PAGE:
Reviewed by PHILIPPA JAMIESON
Hang on tight! You're in for a rollercoaster ride with this autobiography by one of the founders of Greenpeace in Britain. Much of the book chronicles Susi Newborn's involvement in the organisation that made a name for itself through its anti-whaling activism on the high seas.
Newborn, who now lives on Waiheke Island, begins with a childhood incident in which she staged a sit-in beside a tree her father wanted to chop down. The stubborn girl won out, and this early example of direct action and determination sets the scene for the rest of the book. The author's upbringing was anything but conventional. Her parents were Argentinian actors, then her father became a diplomat, and Newborn was brought up mostly in England and later in Italy.
Privileged, yet an outsider, her sense of justice seems to have been strengthened by her father's death in suspicious circumstances, after he defied an order by the Argentinian government to return home.
Newborn's background and the events of her early life give her the combination of audacity and perserverance needed for a life of activism. Describing the establishment of Greenpeace in Britain, she reminds us that great things can be started by the inspiration and efforts of a handful of committed people. The story of the finding and funding of the Rainbow Warrior is one such example, and the reader can hardly fail to be moved by the excitement of idealism solidifying into action. In her fundraising activities she rubs shoulders with famous musicians who play benefit concerts, and such celebrities as the late Spike Milligan.
One of the original crew of the Rainbow Warrior, Newborn voyages around Europe, describing her adventures in vivid detail, including coming between a harpoonist and whale, and nearly being squashed by a ship carrying radioactive waste. The author's style is heart-on-sleeve, at times overwritten, but she makes up for it with her strongly evocative visual imagery and constant action. There's some steamy sex along the way - and barely a pause for breath. This rebel with a cause threw her entire self into her activism, so it came as no surprise to me that she crashed and suffered a mental breakdown, while with her husband and baby in Amsterdam.
Then the book falters, never regaining the momentum of those years of feverish activism. After recovering from her illness, Newborn goes to study in the United States, which is where she is when she hears of the bombing of the Rainbow Warrior. Her husband was a crew member on the ship at the time and, fearing for his safety, she flew to New Zealand, and ended up living here. She seems to gloss over the bombing, as though she assumes knowledge of the events on the reader's part. A brief overview would have been helpful.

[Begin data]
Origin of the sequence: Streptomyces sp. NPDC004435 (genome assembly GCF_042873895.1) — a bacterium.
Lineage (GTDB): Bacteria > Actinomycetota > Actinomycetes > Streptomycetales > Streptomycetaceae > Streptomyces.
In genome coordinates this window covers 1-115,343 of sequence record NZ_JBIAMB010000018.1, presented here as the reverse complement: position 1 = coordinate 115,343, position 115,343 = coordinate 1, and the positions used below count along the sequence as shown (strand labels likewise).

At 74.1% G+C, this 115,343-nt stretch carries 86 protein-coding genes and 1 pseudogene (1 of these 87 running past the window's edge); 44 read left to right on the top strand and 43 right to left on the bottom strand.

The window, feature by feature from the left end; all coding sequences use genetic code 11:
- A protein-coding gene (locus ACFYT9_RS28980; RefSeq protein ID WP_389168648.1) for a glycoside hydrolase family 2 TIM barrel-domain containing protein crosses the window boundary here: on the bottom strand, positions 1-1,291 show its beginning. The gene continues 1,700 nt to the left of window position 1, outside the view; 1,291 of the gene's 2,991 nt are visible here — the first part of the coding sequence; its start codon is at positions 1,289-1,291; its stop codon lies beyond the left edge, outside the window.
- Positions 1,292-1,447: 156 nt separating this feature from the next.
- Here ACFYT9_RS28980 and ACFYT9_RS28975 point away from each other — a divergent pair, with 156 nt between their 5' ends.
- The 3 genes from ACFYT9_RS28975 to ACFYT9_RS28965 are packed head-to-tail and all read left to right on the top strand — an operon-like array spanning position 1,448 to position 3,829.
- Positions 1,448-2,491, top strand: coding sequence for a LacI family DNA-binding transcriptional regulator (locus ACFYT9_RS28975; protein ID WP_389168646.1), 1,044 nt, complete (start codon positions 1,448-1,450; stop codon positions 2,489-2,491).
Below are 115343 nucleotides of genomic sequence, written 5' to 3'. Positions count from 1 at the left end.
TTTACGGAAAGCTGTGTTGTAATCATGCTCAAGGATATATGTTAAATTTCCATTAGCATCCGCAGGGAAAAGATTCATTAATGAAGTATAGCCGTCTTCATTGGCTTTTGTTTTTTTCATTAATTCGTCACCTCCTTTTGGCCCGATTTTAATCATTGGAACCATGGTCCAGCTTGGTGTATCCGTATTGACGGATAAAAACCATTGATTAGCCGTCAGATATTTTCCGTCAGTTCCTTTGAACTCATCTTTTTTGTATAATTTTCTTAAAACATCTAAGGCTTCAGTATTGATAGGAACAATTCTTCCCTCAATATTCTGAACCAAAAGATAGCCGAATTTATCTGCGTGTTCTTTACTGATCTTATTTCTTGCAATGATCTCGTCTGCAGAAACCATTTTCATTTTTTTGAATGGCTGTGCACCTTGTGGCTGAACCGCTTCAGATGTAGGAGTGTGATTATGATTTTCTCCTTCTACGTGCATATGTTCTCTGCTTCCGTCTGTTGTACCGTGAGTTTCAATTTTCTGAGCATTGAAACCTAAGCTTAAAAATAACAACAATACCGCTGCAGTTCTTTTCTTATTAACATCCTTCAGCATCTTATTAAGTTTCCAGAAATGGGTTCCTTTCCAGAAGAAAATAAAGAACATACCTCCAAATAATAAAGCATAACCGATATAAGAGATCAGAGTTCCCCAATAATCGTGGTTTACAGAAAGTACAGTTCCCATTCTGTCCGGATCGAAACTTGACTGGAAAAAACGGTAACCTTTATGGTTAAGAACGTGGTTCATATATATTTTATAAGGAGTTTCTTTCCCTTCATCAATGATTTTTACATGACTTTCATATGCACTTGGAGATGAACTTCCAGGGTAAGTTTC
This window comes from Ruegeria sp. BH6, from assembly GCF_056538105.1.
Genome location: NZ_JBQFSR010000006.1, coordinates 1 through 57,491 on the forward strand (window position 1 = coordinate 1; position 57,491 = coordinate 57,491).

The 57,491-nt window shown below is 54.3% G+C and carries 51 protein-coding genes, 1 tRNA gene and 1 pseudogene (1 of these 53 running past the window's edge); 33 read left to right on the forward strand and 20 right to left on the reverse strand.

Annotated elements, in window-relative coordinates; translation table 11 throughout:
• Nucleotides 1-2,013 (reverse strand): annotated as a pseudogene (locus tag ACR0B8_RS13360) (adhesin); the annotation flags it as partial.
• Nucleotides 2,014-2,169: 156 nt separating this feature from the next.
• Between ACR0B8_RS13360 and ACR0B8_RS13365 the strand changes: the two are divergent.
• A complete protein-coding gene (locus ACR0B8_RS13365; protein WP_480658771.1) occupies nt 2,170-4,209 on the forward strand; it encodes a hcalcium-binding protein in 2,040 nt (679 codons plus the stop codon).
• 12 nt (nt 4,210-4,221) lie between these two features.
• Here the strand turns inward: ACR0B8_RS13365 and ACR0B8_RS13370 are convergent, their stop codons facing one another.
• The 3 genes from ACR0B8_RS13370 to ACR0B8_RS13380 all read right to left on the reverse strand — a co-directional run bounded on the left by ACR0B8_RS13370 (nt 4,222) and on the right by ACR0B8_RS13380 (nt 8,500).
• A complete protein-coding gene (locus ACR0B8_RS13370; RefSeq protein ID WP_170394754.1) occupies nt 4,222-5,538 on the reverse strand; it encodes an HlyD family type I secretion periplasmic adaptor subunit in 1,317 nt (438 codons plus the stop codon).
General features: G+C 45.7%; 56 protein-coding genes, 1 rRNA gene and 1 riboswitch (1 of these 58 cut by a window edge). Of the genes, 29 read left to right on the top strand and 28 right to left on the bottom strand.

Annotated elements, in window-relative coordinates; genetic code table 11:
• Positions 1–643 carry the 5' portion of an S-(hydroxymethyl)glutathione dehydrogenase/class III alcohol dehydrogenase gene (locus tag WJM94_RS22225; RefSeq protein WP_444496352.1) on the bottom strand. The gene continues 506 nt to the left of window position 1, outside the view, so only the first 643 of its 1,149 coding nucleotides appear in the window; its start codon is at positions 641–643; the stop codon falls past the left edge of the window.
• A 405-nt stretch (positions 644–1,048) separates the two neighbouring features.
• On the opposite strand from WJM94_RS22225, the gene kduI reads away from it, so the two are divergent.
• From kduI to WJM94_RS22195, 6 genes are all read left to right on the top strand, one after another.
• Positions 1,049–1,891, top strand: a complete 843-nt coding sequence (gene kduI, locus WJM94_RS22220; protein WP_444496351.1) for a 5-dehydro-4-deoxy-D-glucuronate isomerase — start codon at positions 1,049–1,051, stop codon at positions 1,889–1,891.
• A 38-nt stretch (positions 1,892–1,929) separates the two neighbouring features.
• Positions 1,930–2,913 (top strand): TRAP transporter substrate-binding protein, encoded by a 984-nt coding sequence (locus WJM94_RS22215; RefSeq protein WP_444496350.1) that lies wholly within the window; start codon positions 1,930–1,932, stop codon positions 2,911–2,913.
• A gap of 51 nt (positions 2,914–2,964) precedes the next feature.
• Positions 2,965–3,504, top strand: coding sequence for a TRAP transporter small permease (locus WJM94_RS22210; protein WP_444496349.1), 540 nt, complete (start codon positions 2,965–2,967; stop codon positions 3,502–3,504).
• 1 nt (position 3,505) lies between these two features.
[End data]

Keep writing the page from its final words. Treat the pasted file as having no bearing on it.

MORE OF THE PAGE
Newborn then married a Kanak activist, and writes briefly of the troubles in his homeland that mean he is not safe there. She goes on to work in prisons and in mental health. While her Rainbow Warrior years are certain to be of widest appeal, the latter part of her story could have done with more rounding out. What happens to activists in later life? Do they burn out or fade away? Do they carry on their work in less flamboyant ways?
Newborn's comments on Greenpeace are candid. Gradually becoming disillusioned with the direction the organisation was taking, she resigned as a British director in 1979. She confides that she didn't like what Greenpeace had become - another corporation headed by a CEO pictured in a suit and tie on the cover of Time magazine. She is cynical about the achievements of Greenpeace, citing bureaucracy as swallowing up more money than the projects themselves, and seems more loyal in the long run to Friends of the Earth, another organisation she has had a long involvement with.
She views the media as a double-edged sword. Through the media, Greenpeace has been able to bring environmental causes to wide public attention, and indeed their methods of direct action provide new opportunities for the media - TV and photojournalists in particular. But she believes the media also have their own agendas, and can distort the message.
But Newborn is still an idealist: in her final paragraphs she addresses readers directly, exhorting us to go into nature, to look deep within, and to follow the path we must in order to save the world. She comes across as a catalyst for change, a feisty and inspirational leader with the energy to get people working for a cause.
Herald Feature: Conservation and Environment
Reviewed by PHILIPPA JAMIESON